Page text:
Feb 06, 2015

When Portland State University student Marisa DeMull signed up for the summer 2014 study abroad course in the Netherlands, she wasn't necessarily looking for a new major. A civil engineering student, DeMull thought the summer program just sounded like a great way to get course credit.

DeMull learned that she could get six credits for the two-week program and applied immediately, a week from the deadline.

“I tried spreading the word. It’s the best program, and so few people really know about it, which is unfortunate,” DeMull said.

After two weeks in Delft and a series of lectures, bike tours, and eye-opening conversations, the PSU senior returned home to Portland State and declared a change in her program of study: she would now focus on transportation, a sub-field within civil engineering.

"Until this trip, I didn't really know that was a career choice," DeMull said. "I love riding bikes, but to design bike routes for a living? I met all these engineers who are completely devoted to bicycles, who just live and breathe it."

Practitioners give daily lectures to the students in the course, and...

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May 04, 2012

When Peter Furth returned from a sabbatical in the Netherlands inspired to make his home country as bike-friendly, he knew he’d encounter bicycle skeptics. What surprised him was the resistance he got from bicycle supporters.

Furth , a professor at Northeastern University and an OTREC visiting scholar, shared some of his research on low-stress bicycle networks in a talk May 4 at Portland State University. Click here for more information.

Even in recent years, bicycling advocacy organizations were dominated by followers John Forester’s concept of “vehicular cycling,” Furth said, and opposed to separated bicycle facilities. Cyclists should use the road, and be treated, like any other vehicle operators, according to this reasoning.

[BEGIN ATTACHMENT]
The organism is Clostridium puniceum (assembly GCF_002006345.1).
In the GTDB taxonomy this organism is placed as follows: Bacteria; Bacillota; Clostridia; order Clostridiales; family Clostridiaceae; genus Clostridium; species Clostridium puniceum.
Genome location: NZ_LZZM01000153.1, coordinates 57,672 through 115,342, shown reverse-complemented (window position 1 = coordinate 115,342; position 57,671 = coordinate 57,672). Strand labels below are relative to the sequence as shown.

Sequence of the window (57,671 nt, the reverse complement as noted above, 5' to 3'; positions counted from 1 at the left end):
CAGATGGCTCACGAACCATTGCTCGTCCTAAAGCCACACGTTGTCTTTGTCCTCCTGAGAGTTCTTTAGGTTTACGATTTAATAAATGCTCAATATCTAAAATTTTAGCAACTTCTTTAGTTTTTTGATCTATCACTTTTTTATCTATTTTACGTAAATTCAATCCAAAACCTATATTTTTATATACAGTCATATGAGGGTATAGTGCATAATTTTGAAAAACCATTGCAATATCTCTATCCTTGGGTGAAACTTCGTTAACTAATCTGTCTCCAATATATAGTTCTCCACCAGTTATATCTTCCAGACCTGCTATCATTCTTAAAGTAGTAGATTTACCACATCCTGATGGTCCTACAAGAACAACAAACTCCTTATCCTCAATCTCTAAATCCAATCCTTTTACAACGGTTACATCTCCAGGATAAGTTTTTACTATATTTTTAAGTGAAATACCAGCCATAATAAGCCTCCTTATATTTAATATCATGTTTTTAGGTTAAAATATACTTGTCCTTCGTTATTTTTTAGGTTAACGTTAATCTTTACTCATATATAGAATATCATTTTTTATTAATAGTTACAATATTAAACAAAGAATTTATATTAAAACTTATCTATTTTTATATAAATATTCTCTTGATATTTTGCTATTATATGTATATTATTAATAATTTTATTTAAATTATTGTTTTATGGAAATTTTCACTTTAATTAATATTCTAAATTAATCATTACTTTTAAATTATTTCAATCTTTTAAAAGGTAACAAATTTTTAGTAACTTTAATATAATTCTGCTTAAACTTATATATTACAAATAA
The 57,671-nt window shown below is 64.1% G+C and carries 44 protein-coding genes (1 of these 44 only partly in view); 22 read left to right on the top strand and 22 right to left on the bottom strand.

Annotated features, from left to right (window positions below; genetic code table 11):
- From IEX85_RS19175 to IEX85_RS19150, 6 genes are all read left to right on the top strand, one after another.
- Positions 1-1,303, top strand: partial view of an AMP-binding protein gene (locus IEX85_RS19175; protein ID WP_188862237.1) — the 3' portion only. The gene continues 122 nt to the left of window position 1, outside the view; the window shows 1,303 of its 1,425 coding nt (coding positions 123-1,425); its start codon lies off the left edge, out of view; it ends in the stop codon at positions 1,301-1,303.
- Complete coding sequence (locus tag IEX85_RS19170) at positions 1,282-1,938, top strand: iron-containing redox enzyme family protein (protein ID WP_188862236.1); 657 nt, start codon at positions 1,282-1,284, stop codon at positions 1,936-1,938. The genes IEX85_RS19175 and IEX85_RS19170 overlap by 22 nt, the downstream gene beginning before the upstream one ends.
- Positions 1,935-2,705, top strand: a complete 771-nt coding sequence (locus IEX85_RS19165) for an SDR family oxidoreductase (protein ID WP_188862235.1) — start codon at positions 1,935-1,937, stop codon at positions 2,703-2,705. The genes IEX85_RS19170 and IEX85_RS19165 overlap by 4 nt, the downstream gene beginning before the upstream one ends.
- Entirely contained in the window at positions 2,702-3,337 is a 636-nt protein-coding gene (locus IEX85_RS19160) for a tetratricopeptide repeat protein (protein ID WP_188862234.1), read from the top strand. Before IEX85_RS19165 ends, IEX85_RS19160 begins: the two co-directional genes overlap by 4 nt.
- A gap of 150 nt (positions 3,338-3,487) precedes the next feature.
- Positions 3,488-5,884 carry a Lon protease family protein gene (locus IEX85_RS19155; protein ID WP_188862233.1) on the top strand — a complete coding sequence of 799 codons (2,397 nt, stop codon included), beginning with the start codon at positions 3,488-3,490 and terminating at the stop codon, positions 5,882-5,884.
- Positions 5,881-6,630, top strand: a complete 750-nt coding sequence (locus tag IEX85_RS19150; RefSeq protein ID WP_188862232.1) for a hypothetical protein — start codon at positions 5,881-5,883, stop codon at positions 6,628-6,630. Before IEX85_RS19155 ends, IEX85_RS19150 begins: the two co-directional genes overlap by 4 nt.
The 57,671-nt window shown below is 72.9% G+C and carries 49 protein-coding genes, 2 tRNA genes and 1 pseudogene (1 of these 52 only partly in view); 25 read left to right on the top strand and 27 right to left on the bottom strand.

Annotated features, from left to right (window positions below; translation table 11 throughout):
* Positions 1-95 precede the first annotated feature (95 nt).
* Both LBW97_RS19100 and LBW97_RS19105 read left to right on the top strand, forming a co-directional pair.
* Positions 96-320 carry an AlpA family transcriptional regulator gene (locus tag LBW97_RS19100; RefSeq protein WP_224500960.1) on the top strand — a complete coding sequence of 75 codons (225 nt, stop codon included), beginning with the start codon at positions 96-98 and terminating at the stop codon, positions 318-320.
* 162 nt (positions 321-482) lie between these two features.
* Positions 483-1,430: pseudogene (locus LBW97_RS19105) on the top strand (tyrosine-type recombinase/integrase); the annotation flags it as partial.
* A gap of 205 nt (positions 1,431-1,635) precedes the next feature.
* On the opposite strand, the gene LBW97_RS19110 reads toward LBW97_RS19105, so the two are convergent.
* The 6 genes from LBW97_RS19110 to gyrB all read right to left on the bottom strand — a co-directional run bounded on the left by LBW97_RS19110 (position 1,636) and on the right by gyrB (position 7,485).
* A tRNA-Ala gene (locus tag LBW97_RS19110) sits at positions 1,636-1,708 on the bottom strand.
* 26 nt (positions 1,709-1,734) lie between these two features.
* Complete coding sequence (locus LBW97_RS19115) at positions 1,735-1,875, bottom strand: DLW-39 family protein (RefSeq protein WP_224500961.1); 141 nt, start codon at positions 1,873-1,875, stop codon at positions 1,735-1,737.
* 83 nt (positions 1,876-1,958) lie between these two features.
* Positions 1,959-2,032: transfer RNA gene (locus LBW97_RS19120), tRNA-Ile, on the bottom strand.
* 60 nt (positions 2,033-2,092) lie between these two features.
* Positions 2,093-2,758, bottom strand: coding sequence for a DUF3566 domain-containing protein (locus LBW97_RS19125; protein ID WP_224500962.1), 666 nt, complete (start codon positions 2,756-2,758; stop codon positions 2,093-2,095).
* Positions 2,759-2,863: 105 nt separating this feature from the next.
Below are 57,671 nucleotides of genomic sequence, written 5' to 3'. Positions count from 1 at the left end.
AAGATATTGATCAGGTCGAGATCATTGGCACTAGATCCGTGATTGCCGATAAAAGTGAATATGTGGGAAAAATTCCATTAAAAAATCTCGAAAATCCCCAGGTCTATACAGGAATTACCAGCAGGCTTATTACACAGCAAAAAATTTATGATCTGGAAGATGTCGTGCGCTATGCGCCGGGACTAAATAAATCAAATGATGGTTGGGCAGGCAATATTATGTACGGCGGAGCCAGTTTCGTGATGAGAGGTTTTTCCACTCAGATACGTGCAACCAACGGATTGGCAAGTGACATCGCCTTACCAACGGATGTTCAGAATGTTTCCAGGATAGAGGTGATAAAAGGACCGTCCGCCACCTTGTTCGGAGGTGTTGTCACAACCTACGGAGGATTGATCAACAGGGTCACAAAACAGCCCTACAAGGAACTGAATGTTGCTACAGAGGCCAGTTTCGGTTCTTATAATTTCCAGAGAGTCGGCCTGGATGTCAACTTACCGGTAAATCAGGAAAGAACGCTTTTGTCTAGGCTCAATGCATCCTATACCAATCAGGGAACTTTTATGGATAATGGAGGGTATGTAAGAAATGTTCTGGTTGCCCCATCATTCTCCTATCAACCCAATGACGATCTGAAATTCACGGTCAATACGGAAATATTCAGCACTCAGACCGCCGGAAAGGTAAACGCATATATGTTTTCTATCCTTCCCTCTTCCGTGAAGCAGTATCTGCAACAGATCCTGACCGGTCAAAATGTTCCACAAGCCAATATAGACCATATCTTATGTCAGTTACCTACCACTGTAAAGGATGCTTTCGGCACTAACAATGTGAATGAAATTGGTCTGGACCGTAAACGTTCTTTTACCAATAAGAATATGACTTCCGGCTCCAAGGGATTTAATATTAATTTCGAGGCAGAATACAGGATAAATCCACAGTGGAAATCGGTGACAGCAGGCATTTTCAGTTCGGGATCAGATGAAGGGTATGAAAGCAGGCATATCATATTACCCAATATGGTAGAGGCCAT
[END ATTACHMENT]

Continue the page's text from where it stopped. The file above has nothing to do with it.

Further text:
“People get an idea of what utopia is,” Furth said, “and their idea is just bikes operating like any other vehicle. The crazy thing is, it’s an experiment that has been lived out every day for the last 50 years. You can go out and do it today. It just doesn’t work. It’s just nutty.”

European cities have carried out their own massive experiment for decades as well, Furth said. “Millions of people every day are riding on separated facilities, and what is the outcome? Huge numbers of people riding: children, old people, men and women in equal numbers, and the bike fatality rate is 10 times lower than ours.”

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May 21, 2009

Northeastern Universityís Peter Furth is known equally for his research in public transportation, bike planning and traffic signals. Furth brings his diverse interests to Portland for the holiday-shortened week of May 25th. On Tuesday, 5/26, there will be a seminar on his traffic signal priority work and on Wednesday, 5/27, there will be another seminar on his work regarding cycle tracks. In addition, Furth will have a variety of meetings with local transportation practitioners, including a bike tour by staff from the Portland Bureau of Transportation. The visit is co-sponsored by OTREC and IBPI. For more information about the seminars, visit PSU's Center for Transportation Studies.